The population of one of the world’s most threatened species of big cat appears to be increasing in one of their most important habitats. Sumatran tigers are the only remaining island tigers in the wild after the extinctions of the closely-related Javan and Bali Tiger.
As their name suggests, Sumatran tigers are found only on the Indonesian island of Sumatra and are classified as critically endangered. A major new study has shown however, that numbers in a major national park appear to be improving despite numerous threats and challenges. Sumatran tigers require a home range of up to 25,000 hectares and face poaching for their skin, bones, and other body parts.
However, a study by the World Conservation Society (WCS) in the famous Bukit Barisan Selatan National Park brought some welcome news. They set 123 PantheraCam camera traps over a block of 1000 square kilometres of forest to try and count the number of tigers. Results showed that there were 2.8 tigers per 100 square kilometres as compared to just 1.6 tigers fifteen years ago. The proportion of male to female tigers was one to three as well, which is an ideal number to maximise the prospect of cubs being born.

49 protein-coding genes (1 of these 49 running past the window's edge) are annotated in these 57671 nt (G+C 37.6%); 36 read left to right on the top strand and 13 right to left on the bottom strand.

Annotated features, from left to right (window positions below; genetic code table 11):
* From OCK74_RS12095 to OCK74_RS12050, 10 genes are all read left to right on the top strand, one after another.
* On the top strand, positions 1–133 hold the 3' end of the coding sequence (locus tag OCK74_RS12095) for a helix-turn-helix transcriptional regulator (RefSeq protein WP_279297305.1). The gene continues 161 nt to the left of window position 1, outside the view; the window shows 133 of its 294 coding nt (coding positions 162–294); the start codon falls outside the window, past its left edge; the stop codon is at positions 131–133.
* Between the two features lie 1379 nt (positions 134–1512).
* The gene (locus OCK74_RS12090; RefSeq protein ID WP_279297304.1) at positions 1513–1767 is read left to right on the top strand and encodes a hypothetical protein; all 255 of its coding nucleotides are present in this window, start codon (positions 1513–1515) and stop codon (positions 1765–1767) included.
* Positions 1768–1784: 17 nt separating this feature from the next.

Wulan Pusparini of the WCS said: “this ratio indicates that the tiger population in the national park is in a healthy condition and breeding opportunities exist for many females within the areas we surveyed. Our study not only looks at population condition, but also used the photographs to assess the threat of people illegally entering the park.”
The welcome news is due in no small part to increased ranger patrols in the park, removing snares and protecting the land from encroachment. Now, with conservation measures bearing fruit, Indonesia will be hoping that its treasured Unesco tropical rainforest heritage can be removed from the ‘in danger’ list.